Needless to say, I had no idea where I was. And though I ended up with a map, it did me no good, as I had no idea where I had been previously. I walked through more tunnels, and took more turns, and ended up deciding that the Wagon Wheel flea market in Florida was probably bigger than this one, but saying nothing, I made my way back to the exit. I had no time or need or space for clothes. THEN BAM! Right into the 9B voodoo dolls shop. A few more were bought. And let us just leave it at that, 'K?

Rather than heading back, I decided to go hang out at the near by park, find some shade, sit by the water, and read. Walking through the park I presented myself as an oddity much to the delight of all number of teenage couples who stopped making out to gawk at me, and point. You know, I always expect this – but I had not come across it in the main city, so I figured it would be a non-issue here. But nope, they're just used to it in the core, I guess? Or more terrified.

I think this might be the first country I don't get called ZZ Top in. Although maybe they are saying it, and I just don't know the translation.

As I went to sit on the grass it struck me that it wasn't grass. Sure it was a green plant ground covering. But it wasn't grass. The leaves were thicker, coarser. Cool!

Seven minutes, thrity two seconds of trying to pretend I was comfortable and being prompted to buy a mat to sit on, I gave up. I threw it the towel. Man, Thailand – why are you so hot?!

So that was that, back to the skytrain, to ride in air conditioned comfort, to the MBK centre. It's a mall. It's a big mall. I was told about it by a friend not too long ago, as a place I should make sure to check out. Seven stories of shopping apparently awaited me. And after the worlds largest market, well hey – why not?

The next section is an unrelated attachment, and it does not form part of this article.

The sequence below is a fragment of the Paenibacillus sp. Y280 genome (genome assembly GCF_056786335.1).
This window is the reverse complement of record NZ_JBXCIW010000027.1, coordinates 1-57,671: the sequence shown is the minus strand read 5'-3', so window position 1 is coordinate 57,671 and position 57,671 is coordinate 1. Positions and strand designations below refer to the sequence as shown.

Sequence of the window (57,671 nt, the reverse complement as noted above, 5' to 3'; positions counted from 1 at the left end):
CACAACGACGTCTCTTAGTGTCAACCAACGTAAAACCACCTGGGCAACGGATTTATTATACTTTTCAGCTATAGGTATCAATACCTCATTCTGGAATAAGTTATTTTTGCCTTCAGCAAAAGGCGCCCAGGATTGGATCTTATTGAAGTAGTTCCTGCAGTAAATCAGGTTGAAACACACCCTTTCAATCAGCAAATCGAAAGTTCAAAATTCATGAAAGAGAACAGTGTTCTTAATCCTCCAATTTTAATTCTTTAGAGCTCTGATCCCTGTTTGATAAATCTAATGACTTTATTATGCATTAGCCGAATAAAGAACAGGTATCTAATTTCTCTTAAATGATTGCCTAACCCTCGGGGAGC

I made it as far as the first floor, when I came across a blood drive just outside the mall. There was singing, and dancing, and baton twirling, and – well I just wanted to read more about my hobbit's adventures (Two Towers now...) so I sat there are read to the backdrop of high school kids doing their thing on the stage, and the collection of blood around me. I was broken out of this trance only once when English was spoken by the guys with the mic, confirming that it was a blood drive. It was a little bit terrifying to hear my own language out of the blue.

After two and a bit hours, I headed into McDonalds, grabbed a giant coke and a chicken/ham pie and went on my way to the shopping experience.

Here's what you need to know about the mall? Floors one, two, and three seem like a normal mall. Shops with merchandise you've come to know and love. Then you hit floor four. Floor four can be best described as cell phone alley. It's a full floor of people selling hacked, jail broken, and all other forms of illegally modified cellphones. Any cellphone product you could want are available here. It's sketchy, it's dirty, it's awesome. And the floor up is food. A floor of sweet sweet food. But I had no time for that, I've been eating enough in this country of affordability. Next up is the video game section. There are no legal games here- but if you want a 140 in 1 NDS game cartridge, well then you're in the right spot. You can buy an R4 card too.